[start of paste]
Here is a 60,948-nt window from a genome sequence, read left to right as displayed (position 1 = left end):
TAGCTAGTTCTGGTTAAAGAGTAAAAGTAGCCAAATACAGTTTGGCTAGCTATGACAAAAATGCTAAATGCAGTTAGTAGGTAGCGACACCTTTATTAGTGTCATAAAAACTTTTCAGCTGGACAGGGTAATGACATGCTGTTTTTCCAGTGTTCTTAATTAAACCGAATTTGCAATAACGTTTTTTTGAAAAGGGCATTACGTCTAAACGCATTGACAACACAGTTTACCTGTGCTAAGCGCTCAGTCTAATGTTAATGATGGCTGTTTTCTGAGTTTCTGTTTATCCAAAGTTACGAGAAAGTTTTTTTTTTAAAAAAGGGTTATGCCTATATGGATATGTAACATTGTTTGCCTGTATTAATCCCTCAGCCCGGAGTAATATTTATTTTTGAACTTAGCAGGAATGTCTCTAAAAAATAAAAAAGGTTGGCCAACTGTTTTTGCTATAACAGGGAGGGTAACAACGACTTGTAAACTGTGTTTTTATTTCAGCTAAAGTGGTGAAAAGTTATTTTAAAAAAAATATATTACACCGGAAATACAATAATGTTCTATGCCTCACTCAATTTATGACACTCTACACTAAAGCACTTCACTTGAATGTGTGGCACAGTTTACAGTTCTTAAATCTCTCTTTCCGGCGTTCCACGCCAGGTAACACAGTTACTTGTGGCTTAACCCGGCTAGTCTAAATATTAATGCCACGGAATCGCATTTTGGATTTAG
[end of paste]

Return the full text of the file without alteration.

Here is a 60,948-nt window from a genome sequence, read left to right as displayed (position 1 = left end):
TAGCTAGTTCTGGTTAAAGAGTAAAAGTAGCCAAATACAGTTTGGCTAGCTATGACAAAAATGCTAAATGCAGTTAGTAGGTAGCGACACCTTTATTAGTGTCATAAAAACTTTTCAGCTGGACAGGGTAATGACATGCTGTTTTTCCAGTGTTCTTAATTAAACCGAATTTGCAATAACGTTTTTTTGAAAAGGGCATTACGTCTAAACGCATTGACAACACAGTTTACCTGTGCTAAGCGCTCAGTCTAATGTTAATGATGGCTGTTTTCTGAGTTTCTGTTTATCCAAAGTTACGAGAAAGTTTTTTTTTTAAAAAAGGGTTATGCCTATATGGATATGTAACATTGTTTGCCTGTATTAATCCCTCAGCCCGGAGTAATATTTATTTTTGAACTTAGCAGGAATGTCTCTAAAAAATAAAAAAGGTTGGCCAACTGTTTTTGCTATAACAGGGAGGGTAACAACGACTTGTAAACTGTGTTTTTATTTCAGCTAAAGTGGTGAAAAGTTATTTTAAAAAAAATATATTACACCGGAAATACAATAATGTTCTATGCCTCACTCAATTTATGACACTCTACACTAAAGCACTTCACTTGAATGTGTGGCACAGTTTACAGTTCTTAAATCTCTCTTTCCGGCGTTCCACGCCAGGTAACACAGTTACTTGTGGCTTAACCCGGCTAGTCTAAATATTAATGCCACGGAATCGCATTTTGGATTTAG